After much delay, the provincial government finally announced the second group of municipalities that will be receiving housing targets on Tuesday.

This second cohort consists of:

  • Central Saanich;
  • Chilliwack;
  • Colwood;
  • Esquimalt;
  • Kelowna;
  • City of Langley;
  • Maple Ridge;
  • Mission;
  • Nanaimo;
  • New Westminster;
  • North Cowichan;
  • North Saanich;
  • City of North Vancouver;
  • Port Coquitlam;
  • Prince George;
  • Sidney;
  • Surrey;
  • View Royal;
  • West Kelowna; and
  • White Rock.

The Province did not announce the actual targets, saying that the targets will be announced this summer.

The announcement of this second group comes after a delay of several months. In September, with the announcement of the first group, the Province said a second cohort of eight to 10 municipalities would be announced in late-2023. That did not happen.

Asked about the delay, in an interview with STOREYS in February, Minister of Housing Ravi Kahlon said, "The first 10 communities' updates are going to happen in March, so we're gonna start engaging with communities that were in the first round, and I do expect, in the next three to four weeks, that we'll have the next 10 communities announced."

That also did not happen, but it appears the Province is making up for lost time by expanding the second group to 20 communities. All 20 communities are from the larger list of 47 communities in British Columbia that were revealed after the Province published the regulations of the Housing Supply Act.

The first group to receive housing targets consisted of Abbotsford, Delta, the District of North Vancouver, Kamloops, Oak Bay, Port Moody, Saanich, Vancouver, Victoria, and West Vancouver.

Following Tuesday's announcement, a total of 17 communities remain.

The Province's announcements of communities has been framed around cities that are "priorities" when it comes to the need for more housing, resulting in the list of communities to receive housing targets becoming unofficially known as the "housing naughty list."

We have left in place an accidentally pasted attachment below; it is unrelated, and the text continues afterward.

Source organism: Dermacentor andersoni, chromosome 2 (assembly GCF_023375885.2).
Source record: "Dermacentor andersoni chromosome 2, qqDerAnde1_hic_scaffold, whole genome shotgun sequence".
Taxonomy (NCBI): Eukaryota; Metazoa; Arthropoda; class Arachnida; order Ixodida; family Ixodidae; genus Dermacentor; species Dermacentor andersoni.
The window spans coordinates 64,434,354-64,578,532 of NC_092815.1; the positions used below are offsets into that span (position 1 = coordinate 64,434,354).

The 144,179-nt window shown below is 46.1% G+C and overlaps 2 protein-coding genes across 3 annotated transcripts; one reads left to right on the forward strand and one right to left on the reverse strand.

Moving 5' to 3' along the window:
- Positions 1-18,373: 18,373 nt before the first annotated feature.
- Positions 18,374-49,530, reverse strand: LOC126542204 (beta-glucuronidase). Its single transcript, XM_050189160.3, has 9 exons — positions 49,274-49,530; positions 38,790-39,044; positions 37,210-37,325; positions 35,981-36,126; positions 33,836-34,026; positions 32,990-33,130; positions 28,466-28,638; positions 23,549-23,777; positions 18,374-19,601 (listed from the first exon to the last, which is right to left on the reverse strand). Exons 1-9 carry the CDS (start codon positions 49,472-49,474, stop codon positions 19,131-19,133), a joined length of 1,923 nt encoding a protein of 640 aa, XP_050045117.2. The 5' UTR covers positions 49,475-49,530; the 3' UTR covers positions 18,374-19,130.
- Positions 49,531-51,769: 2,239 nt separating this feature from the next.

Since the announcement of the first group, the Province has also introduced an extensive list of new legislative changes as it relates to housing and development. Those include, most notably, the pieces of legislation regarding transit-oriented development and small-scale multi-unit housing.

On Tuesday, the Province alluded to these new changes, which cities are having varying levels of difficulty implementing, saying that the changes will help communities reach their housing targets.

"Municipalities are taking action to approve housing quicker through the implementation of provincial legislation to allow small-scale multi-unit housing, designated Transit-Oriented Areas, updated Official Community Plans and streamlined local-development approval processes, as well as standardized housing designs that will be available this year," the Province said. "As local governments implement these changes, the Province is confident they will meet their ambitious housing goals."

"We are addressing the housing crisis with our municipal partners so thousands more affordable homes can be built for people who need them," added Kahlon. "Our goal for the next 20 communities is to build on the work they are already doing, while they continue to implement the recent provincial legislative changes. This group includes communities that are doing well on housing and some that need to do more."

Various communities have voiced concern about whether their infrastructure can handle the growth that's being mandated. On Tuesday, the Province recognized these concerns and said that it will continue to advocate for the federal government to prioritize infrastructure investments.

"With the recent federal budget and housing announcements, the BC government will continue to advocate for support for these priority communities that match their commitment to get housing built," the Province said.

Earlier this month, the Government of Canada announced a $6B Housing Infrastructure Fund that will tie funding for infrastructure to the creation of more housing.